Last post we discussed the dangers of Ritalin and other central nervous system stimulants in treating ADD. As disturbing as the rise in Ritalin prescriptions over the last twenty years has been, an even more upsetting trend has begun over the last decade–the use of antipsychotic medication to treat ADD.
Antipsychotics, the big guns, for people (children) with “serious” mental health issues–schizophrenia, bipolar disorder, and so forth–are tranquilizing psychiatric meds used to treat psychosis (including delusions or hallucinations, as well as disordered thought). There are two types of antipsychotics–typical and atypical. Atypical antipsychotics are newer and have less severe side-effects, but all antipsychotic medication comes with heavy dangers:
- lowered life expectancy,
- weight gain,
- enlarged breasts and milk discharge in men and women (hyperprolactinaemia),
- lowered white blood cell count (agranulocytosis),
- involuntary repetitive body movements (tardive dyskinesia),
- an inability to sit still or remain motionless (akathisia),
- sexual dysfunction,
- a return of psychosis requiring increasing the dosage due to cells producing more neurochemicals to compensate for the drugs (tardive psychosis),
- and a potential for permanent chemical dependence leading to psychosis much worse than before treatment began, if the drug dosage is ever lowered or stopped (tardive dysphrenia).
Antipsychotics are some of the biggest selling and most profitable drugs, netting $22 billion in 2008. That might be why we have seen an increase in off-label (not approved by the FDA) prescribing. Many states have been reporting high amounts of Medicaid reimbursement for doctors’ prescribing these potent meds–Texas and Florida to name two.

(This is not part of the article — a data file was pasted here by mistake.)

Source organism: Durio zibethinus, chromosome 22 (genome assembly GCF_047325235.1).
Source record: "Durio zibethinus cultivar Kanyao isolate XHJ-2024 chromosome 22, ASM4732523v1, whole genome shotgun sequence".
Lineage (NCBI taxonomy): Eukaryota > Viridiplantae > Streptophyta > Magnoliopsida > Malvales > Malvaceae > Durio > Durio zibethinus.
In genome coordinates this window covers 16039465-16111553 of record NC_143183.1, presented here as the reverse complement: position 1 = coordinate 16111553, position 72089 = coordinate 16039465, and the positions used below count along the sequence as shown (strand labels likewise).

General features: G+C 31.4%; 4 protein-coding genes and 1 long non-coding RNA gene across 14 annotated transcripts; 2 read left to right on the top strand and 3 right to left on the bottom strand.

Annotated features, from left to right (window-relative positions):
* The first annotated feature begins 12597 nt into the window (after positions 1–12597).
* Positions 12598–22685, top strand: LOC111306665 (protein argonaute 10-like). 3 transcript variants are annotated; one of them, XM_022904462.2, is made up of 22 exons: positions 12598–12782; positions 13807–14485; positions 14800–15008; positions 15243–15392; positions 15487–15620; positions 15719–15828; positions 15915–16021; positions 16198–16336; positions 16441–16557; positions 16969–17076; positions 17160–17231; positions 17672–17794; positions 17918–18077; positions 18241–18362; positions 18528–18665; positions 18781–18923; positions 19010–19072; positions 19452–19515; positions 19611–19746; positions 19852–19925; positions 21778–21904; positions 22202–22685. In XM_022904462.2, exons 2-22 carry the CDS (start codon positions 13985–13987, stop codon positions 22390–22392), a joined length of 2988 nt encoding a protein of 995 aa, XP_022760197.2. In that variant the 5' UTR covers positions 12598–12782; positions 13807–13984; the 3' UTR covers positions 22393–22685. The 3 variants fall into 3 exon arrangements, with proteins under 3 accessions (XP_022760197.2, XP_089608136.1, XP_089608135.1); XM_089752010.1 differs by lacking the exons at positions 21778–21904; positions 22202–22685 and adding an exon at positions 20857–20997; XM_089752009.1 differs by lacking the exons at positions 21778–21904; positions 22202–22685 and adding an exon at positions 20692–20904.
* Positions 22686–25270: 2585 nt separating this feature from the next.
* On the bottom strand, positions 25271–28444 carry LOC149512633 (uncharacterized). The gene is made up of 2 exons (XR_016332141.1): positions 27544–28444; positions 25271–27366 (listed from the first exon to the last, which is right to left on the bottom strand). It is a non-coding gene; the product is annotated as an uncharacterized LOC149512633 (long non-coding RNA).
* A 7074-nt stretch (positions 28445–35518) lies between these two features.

According to one major study, between 1995-2002, nearly 5.8 million childrens’ doctors visits resulted in antipsychotics being prescribed. Almost one-third of those were doled out by non-mental health practitioners. 53% were given to children for behavioral indications or affective disorders, conditions for which antipsychotics have not been carefully studied in children. The overall frequency of antipsychotic prescribing increased from 8.6 per 1000 US children in 1995-1996 to 39.4 per 1000 US children in 2001-2002.
Can anyone think of a reason besides the obvious financial incentive to prescribe antipsychotic medication to children labeled ADD? Try this: Perhaps the stimulant drug solution to treat ADD, so prevalent over the last two decades, isn’t providing the results that we’d hoped for. One study has shown that long-term benefits are non-existent in those taking Ritalin. Why, then, perhaps stronger drugs will do the trick. I’m just waiting for the chemotherapy solution for ADD. You think I’m joking…
Watch the video below for more info on the dangers of antipsychotic use in children.